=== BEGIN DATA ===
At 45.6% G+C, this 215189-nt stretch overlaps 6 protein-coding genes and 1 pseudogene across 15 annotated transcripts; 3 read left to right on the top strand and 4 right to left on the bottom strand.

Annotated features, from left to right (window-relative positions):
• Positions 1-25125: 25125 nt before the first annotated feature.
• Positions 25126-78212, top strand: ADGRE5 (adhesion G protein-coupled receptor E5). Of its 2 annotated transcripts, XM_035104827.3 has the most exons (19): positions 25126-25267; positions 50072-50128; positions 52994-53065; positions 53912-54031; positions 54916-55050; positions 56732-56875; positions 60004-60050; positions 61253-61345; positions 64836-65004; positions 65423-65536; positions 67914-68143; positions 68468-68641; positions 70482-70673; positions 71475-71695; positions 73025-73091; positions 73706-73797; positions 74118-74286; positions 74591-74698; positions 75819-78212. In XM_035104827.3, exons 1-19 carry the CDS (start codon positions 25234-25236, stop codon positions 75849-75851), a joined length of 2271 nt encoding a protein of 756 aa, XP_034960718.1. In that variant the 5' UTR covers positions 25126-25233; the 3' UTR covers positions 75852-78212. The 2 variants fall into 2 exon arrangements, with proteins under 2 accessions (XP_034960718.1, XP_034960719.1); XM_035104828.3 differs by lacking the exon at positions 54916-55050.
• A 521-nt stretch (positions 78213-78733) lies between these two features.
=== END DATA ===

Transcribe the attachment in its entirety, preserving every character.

At 45.6% G+C, this 215189-nt stretch overlaps 6 protein-coding genes and 1 pseudogene across 15 annotated transcripts; 3 read left to right on the top strand and 4 right to left on the bottom strand.

Annotated features, from left to right (window-relative positions):
• Positions 1-25125: 25125 nt before the first annotated feature.
• Positions 25126-78212, top strand: ADGRE5 (adhesion G protein-coupled receptor E5). Of its 2 annotated transcripts, XM_035104827.3 has the most exons (19): positions 25126-25267; positions 50072-50128; positions 52994-53065; positions 53912-54031; positions 54916-55050; positions 56732-56875; positions 60004-60050; positions 61253-61345; positions 64836-65004; positions 65423-65536; positions 67914-68143; positions 68468-68641; positions 70482-70673; positions 71475-71695; positions 73025-73091; positions 73706-73797; positions 74118-74286; positions 74591-74698; positions 75819-78212. In XM_035104827.3, exons 1-19 carry the CDS (start codon positions 25234-25236, stop codon positions 75849-75851), a joined length of 2271 nt encoding a protein of 756 aa, XP_034960718.1. In that variant the 5' UTR covers positions 25126-25233; the 3' UTR covers positions 75852-78212. The 2 variants fall into 2 exon arrangements, with proteins under 2 accessions (XP_034960718.1, XP_034960719.1); XM_035104828.3 differs by lacking the exon at positions 54916-55050.
• A 521-nt stretch (positions 78213-78733) lies between these two features.